Here we all are at Amankwatia

Here we all are at Amankwatia

Eventually the landscape changed to a more rural setting and we turned off the main road and arrived at Amankwatia village. In 2010 to celebrate 5 years of sourcing cocoa from Kuapa Kokoo for their own label Truly Irresistible range of chocolate, The Co-operative co-funded with Kuapa Kokoo the building  of a new Junior High School. Jenny & Rachael from The Co-op were here to see how the school was doing and how it was benefitting the 13-19 year old students from Amankwatia and the surrounding villages. We were welcomed in to the village with singing and hand clapping by about 50 cocoa farmers who had given up their time to greet us. We were introduced to the Recorder Samuel Antwi, the society secretary, the village chief who was also a member of Kuapa, and Adwoa Asianaa he oldest cocoa farmer at 83 years- a feisty lady who looked half her age and who had harvested 20 bags of cocoa that season –   and the youngest at 42 years. As well as the school, the benefits to the village for being members of Kuapa Kokoo and co-owning Divine Chocolate have been the installation of a corn mill, solar panels for electricity, and machetes for each farmer – a vital tool for the harvesting of cocoa. And an opportunity for the women to learn new skills to supplement their income – tie dying and soap making with the cocoa pod husks.

Jenny from Suma learns how to crack open a cocoa pod

Jenny from Suma learns how to crack open a cocoa pod

We took a short walk out of the village in to the forest where the cocoa trees grow amongst the orange and papaya trees. It’s near the end of the season and the weather has been unseasonably hot but there were still pods ripening. We were shown how to harvest a cocoa pod – with care and diligence so as not to damage the trunk, how to slice it open with the machete and remove the beans. We all got a taste of the sweet white flesh surrounding the bean. The farmers work as one team, harvesting, fermenting and drying the beans together going from one farm to the next in what is known in Twi as “ Nnoboa” – you help me and I’ll help you & let’s work together. Having read how it’s done, seen the films on how it’s done, and heard the farmers tell me how it’s done, it was wonderful to actually be part  of the harvest and an honour to be presented with a freshly harvested, weighty cocoa pod.

Returning to the village we met the school’s headmaster and were introduced to the senior class. The students were shy

It's really useful to have a bike

It’s really useful to have a bike

so what better way to break the ice than to ask them to do a bit of Azonto dancing for us! Two willing dancers soon got the class clapping and laughing. On a more serious note, one of the students, 19 years old and luckily still in education, said how much he would love a bicycle to make his 6 mile journey to and from the school a little easier. Many of the students come from neighbouring cocoa growing villages and the time it takes for the journey impacts on their learning time.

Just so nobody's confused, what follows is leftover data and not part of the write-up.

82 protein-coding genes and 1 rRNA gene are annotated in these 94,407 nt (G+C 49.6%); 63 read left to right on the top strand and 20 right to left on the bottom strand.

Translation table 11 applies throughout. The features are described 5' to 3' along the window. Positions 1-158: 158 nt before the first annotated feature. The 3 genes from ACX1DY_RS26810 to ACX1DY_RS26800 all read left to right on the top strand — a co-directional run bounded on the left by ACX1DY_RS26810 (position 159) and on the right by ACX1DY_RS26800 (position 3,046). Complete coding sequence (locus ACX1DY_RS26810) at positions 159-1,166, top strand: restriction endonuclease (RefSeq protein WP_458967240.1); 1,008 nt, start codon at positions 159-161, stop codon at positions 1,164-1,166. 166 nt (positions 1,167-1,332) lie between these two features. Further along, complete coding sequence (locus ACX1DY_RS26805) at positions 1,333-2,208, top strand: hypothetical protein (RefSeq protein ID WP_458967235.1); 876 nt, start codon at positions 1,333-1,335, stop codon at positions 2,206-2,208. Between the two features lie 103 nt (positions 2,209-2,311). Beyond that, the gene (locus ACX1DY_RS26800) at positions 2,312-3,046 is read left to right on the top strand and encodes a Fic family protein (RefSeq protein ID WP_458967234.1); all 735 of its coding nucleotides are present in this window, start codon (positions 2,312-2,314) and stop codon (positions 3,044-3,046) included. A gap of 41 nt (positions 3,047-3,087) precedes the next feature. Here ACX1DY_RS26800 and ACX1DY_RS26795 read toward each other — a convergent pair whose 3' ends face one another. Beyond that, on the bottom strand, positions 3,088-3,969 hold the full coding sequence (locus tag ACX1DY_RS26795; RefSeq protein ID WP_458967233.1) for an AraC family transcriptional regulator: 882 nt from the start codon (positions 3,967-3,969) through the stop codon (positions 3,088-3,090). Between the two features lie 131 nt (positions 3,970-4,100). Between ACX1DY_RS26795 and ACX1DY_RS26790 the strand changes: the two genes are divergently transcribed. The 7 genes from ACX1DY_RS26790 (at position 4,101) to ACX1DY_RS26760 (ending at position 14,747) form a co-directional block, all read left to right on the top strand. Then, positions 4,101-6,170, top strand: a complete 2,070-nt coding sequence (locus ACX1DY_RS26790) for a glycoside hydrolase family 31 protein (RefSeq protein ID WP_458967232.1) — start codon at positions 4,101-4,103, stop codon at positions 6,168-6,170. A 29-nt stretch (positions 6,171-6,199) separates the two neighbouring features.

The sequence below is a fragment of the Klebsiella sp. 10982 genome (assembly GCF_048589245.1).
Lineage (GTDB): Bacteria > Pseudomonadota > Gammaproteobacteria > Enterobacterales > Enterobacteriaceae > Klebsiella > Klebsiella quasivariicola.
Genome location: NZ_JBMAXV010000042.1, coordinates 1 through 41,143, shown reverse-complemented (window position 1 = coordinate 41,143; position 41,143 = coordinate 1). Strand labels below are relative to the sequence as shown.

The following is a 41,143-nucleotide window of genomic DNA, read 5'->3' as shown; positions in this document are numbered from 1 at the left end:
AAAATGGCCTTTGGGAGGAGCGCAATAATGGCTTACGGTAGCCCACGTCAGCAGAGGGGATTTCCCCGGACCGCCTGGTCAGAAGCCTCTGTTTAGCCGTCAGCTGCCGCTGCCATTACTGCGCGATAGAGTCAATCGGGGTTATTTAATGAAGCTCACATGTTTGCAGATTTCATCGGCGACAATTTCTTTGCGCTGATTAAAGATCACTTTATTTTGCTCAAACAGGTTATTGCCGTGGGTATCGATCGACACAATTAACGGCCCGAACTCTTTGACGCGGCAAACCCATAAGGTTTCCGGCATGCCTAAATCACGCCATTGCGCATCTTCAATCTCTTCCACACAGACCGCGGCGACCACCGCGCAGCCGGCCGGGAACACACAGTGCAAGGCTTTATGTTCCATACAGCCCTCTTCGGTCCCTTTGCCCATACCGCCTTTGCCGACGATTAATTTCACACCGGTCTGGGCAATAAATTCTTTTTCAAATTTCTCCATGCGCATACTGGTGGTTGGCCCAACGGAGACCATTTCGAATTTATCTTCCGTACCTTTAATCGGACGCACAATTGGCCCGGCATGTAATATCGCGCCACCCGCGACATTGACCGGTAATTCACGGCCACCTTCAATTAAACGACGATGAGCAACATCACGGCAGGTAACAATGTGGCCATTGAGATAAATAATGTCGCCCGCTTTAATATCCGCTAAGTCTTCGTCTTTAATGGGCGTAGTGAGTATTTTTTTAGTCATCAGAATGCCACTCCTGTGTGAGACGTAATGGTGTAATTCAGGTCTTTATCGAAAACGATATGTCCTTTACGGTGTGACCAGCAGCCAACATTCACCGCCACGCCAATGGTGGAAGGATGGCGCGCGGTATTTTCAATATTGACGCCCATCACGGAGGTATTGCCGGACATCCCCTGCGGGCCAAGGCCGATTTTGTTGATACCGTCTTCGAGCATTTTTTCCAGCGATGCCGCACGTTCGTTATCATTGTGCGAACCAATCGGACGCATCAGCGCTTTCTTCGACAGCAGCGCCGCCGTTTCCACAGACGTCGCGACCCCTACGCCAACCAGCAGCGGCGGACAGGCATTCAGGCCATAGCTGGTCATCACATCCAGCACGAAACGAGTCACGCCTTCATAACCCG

Time to say our goodbyes and thank the villagers for their hospitality with gifts of Co-op T shirts, pens and pencils for the students and soaps for the ladies.

On route back to Kumasi we stopped off at the regional depot where all the sacks of cocoa are delivered, weighed, recorded, graded and then loaded on to a truck for shipment to the port of Tema. Rachael from the Co-op, in her role as technical & quality manager was full of praise for the efficient and accurate traceability systems in place.

A dinner hosted by Kuapa staff and members of the Farmers Union was a lovely end to a fabulous day.

Tuesday 22nd January

In the morning we went to the Kuapa Farmer’s Union offices where Esther presented the history and mission of Kuapa Kokoo to give us a first-hand understanding of the workings of the co-operative. We also had the pleasure of meeting members of the NEC – National Executive Committee, the elected members of the farmer’s union. It was a pleasure to meet up with old friends – Elias Mohammed who had come to the UK for Fairtrade Fortnight in 2012 and who I’d had the honour of accompanying around Scotland, and Fatima Ali who I had been with in Cardiff in 2011.

IMG_1253We then headed off to New Koforidua, a village which serves as a centre to a community of 5,200 people. Here the school was funded by the Fairtrade premium and the community house was funded by The Co-operative. The community house serves as a meeting place, library and conference centre. We were welcomed by Walter Alifo, the headmaster and driving force behind the success of the village, and cocoa farmers from the villages and all the students. New Koforidua is a fine example of the benefits of Fairtrade as it is not only twinned with Garstang in Lancashire, the first UK Fairtrade town but is also calls itself the first Fairtrade village in Africa. Important visitors are given the honour of planting sapling cocoa trees outside the community centre – trees planted by  Brad Hill from The Co-operative in 2010 and Sophi Tranchell the MD at Divine Chocolate in 2012 are growing tall & strong. Now the honour fell to Jenny from Suma to plant her sapling. May all the trees flourish and produce a good harvest.